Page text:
Posted on Friday, March 10, 2017
by Paul in x-axis
So that’s that, then. The Terrigen cloud is done with, and the attempt with shoehorning the Inhumans into the mutants’ role seems to have run its course. There are still Inhumans titles to come in 2017, but they won’t be squatting in the X-Men’s spot. This is all for the best. It was driven by considerations of corporate synergy more than anything else, and placed the Inhumans and the X-Men alike in roles that did no favours to either, not least because it sent the X-Men back to the “no more mutants” set-up which had only just been resolved.
Now, as for how we get to this eminently desirable outcome, well, that’s the IVX crossover, and in particular the IVX miniseries. And we’ll get to that. Oh, we’ll get to that.
But first, I’ll finish up the tie-in issues from the core titles. Just like All-New and Uncanny, Extraordinary X-Men finds itself working in the margins of a story being told elsewhere, and offers three essentially unrelated spotlight issues. Yes, sure, they’re related by using the IVX crossover as backdrop, but that’s window dressing – it’s other stories that are really being advanced here. It’s a choppy way of doing things and a messy compromise, but while none of these stories could be called a home run, they do have things going for them.
Issue #17 is the most successful of the bunch. It’s an old trick: the regular cast viewed from the perspective of a very minor character. Here, it’s one of the mutants rescued from the mists and camped out as a refugee in the grounds of X-Haven. These guys have notionally been there for the whole of Jeff Lemire’s run, but aside from Sapna, they’ve largely been ignored. They’re an abstract presence, something that’s sort of logically consequential upon the plot, rather than having any real impact on anything.
With the Inhumans/mutants thing coming to a head, though, it does make sense to shove these guys out there, both to try and humanise the conflict, and because they’re presumably all going home soon, so this is the last chance. Lemire smartly builds the story around the very fact that everyone has been ignoring them, and while they’re free to wander around the building, none of the regular characters are really paying them any attention. Alisha’s younger sister, who idolises Storm, is about to die of M-Pox, and Alisha decides to finally go and yell at the main cast to pay some attention to the people they’re supposed to be caring about. This all leads to Storm breaking off from the main story to visit the dying girl, which could have been horribly mawkish, but is actually played pretty well. Artist Eric Koda carries off a nice balance between making the characters human and portraying the X-Men as remotely heroic (from Alisha’s point of view).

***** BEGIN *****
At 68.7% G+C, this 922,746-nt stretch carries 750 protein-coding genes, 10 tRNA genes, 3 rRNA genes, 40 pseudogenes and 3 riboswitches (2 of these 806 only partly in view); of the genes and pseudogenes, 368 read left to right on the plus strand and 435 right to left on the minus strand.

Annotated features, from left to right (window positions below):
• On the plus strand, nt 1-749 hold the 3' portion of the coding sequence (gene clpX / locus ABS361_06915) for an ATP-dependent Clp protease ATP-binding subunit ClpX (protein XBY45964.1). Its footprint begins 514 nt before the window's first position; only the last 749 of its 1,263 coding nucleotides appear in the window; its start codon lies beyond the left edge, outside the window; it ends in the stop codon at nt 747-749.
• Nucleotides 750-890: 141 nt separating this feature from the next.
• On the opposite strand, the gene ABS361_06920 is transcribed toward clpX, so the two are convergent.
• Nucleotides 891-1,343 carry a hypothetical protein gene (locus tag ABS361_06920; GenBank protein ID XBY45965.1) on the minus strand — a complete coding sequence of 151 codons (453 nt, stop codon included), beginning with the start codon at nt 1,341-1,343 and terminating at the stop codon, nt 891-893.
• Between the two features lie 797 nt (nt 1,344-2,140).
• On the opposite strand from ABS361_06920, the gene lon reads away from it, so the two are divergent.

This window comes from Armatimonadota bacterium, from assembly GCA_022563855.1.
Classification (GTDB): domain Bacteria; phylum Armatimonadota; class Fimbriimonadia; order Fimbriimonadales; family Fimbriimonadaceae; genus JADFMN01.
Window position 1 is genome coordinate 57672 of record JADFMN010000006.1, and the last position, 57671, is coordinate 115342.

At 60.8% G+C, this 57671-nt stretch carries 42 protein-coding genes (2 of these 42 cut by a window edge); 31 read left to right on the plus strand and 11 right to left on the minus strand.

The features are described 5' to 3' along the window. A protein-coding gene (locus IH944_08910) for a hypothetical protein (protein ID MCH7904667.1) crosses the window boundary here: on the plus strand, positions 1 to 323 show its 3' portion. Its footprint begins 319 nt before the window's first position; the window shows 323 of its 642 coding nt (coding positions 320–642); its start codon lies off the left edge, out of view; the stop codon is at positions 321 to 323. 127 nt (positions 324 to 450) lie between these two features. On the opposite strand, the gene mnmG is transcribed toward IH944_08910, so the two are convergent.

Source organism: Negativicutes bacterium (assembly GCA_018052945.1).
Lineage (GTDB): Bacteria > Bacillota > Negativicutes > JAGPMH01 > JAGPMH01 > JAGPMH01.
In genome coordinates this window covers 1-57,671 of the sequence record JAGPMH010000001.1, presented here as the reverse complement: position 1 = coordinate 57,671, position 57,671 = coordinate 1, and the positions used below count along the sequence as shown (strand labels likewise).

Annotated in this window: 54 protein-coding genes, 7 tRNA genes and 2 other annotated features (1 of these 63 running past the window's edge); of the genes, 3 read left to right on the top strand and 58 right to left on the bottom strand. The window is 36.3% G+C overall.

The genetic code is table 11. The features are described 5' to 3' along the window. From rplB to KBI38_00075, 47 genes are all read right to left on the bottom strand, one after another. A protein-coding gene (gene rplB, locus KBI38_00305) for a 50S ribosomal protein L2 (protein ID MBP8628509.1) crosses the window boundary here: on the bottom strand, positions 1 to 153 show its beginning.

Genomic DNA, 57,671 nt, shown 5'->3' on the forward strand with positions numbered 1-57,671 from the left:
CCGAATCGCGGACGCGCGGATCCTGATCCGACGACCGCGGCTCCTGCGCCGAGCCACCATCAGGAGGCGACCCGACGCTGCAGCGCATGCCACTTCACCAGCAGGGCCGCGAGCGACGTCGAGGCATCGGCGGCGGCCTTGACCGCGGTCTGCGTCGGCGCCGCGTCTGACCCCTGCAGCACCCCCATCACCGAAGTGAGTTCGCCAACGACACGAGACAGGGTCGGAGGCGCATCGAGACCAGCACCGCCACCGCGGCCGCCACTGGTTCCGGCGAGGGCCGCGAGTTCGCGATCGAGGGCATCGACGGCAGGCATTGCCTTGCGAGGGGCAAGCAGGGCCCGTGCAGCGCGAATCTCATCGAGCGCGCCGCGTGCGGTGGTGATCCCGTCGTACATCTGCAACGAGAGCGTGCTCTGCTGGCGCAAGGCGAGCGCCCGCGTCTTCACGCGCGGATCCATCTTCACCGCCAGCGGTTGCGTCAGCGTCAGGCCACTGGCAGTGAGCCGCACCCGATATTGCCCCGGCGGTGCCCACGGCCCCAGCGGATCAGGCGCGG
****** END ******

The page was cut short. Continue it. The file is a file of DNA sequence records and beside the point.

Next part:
There’s an awkward transition at the end where this is all somehow meant to motivate Storm to decide that the X-Men have to fight for the mutants and must therefore do as the plot of the crossover dictates. But the basic idea of trying to humanise a clunky set-up, and by acknowledging that neither we nor the X-Men have really been all that invested in the personal stakes of the extras in the garden, works well in its own right, and manages to give the whole thing a bit of weight.
Issue #18 is a Forge story, following up on the running subplot from Lemire’s run that Forge has been pretty much sitting in his lab the whole time, pining for Storm, meekly working away on important stuff, and largely being ignored by everyone else. It feels like it’s mainly intended as an exercise in rehabbing Forge, who’s been rather strangely written over the last few years before settling into the role of Storm’s vaguely creepy ex who needs to get over her. Lemire’s main agenda here seems to be to purge Forge of that baggage, which is fair enough, but the story feels like a weirdly scattershot way of going about it.